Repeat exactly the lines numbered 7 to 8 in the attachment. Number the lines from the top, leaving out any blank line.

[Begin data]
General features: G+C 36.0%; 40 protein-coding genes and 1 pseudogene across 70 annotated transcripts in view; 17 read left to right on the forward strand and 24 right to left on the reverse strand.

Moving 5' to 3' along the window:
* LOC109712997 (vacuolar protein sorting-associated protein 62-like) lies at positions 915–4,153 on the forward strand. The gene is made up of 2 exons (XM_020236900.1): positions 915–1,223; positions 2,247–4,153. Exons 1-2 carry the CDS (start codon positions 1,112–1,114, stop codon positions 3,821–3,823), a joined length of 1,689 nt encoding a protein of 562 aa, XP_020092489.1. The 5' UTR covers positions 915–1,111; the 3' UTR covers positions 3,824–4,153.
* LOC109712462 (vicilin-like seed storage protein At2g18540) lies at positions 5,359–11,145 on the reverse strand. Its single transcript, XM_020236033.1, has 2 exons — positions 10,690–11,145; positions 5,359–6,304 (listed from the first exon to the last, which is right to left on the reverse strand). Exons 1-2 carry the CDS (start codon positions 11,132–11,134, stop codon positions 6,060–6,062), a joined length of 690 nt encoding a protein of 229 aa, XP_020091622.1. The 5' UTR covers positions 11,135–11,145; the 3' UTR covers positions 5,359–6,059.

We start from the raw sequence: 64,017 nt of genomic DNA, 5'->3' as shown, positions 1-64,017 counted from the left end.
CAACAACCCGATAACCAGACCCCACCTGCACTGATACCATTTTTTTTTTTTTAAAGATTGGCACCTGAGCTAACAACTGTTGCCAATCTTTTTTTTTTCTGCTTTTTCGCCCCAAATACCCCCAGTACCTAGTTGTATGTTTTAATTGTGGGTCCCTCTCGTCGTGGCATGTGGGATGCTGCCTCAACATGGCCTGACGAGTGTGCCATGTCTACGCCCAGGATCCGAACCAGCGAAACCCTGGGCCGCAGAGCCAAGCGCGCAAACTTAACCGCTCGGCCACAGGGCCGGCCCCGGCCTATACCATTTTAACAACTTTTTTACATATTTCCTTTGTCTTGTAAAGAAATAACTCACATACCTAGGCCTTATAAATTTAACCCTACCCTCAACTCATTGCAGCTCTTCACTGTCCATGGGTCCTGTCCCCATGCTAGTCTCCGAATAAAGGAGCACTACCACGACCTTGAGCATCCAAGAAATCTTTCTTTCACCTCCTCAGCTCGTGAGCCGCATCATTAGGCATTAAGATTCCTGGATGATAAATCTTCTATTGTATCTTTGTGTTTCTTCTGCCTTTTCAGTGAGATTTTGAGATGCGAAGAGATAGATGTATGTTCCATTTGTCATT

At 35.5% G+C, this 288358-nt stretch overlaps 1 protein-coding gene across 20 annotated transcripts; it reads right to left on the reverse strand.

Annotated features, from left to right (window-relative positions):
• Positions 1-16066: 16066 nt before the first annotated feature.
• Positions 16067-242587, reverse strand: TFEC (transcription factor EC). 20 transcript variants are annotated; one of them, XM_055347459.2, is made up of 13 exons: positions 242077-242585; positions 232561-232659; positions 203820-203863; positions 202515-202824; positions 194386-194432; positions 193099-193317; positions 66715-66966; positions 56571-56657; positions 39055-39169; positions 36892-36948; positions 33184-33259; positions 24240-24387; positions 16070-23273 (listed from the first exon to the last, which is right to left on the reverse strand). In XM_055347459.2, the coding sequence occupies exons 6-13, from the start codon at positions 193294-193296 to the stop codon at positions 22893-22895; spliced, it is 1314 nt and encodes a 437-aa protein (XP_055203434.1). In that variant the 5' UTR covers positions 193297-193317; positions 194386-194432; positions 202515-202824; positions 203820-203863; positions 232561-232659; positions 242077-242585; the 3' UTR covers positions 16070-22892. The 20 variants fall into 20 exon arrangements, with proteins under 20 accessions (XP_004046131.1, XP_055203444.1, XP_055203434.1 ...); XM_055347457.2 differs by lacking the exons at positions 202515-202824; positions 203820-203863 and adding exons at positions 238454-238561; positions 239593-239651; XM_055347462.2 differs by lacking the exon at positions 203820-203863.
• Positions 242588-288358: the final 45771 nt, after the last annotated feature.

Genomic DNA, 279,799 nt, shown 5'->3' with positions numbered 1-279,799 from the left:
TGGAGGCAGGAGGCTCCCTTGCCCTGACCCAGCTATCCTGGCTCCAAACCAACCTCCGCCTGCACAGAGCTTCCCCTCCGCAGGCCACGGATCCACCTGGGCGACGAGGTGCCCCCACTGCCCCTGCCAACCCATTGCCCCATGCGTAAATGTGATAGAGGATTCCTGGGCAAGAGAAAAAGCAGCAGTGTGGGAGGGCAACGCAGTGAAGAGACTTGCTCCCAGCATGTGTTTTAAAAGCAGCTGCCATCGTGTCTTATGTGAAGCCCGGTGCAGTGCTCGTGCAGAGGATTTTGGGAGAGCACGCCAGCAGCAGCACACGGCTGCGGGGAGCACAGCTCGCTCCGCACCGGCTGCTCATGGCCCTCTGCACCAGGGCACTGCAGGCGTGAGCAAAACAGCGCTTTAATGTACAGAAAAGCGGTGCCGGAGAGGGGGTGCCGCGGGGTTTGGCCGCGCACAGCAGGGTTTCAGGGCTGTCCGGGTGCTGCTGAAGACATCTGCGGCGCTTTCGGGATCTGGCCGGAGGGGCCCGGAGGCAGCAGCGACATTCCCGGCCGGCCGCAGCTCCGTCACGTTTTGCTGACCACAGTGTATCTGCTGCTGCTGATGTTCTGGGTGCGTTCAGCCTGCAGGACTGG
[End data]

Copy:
At 35.5% G+C, this 288358-nt stretch overlaps 1 protein-coding gene across 20 annotated transcripts; it reads right to left on the reverse strand.

Annotated features, from left to right (window-relative positions):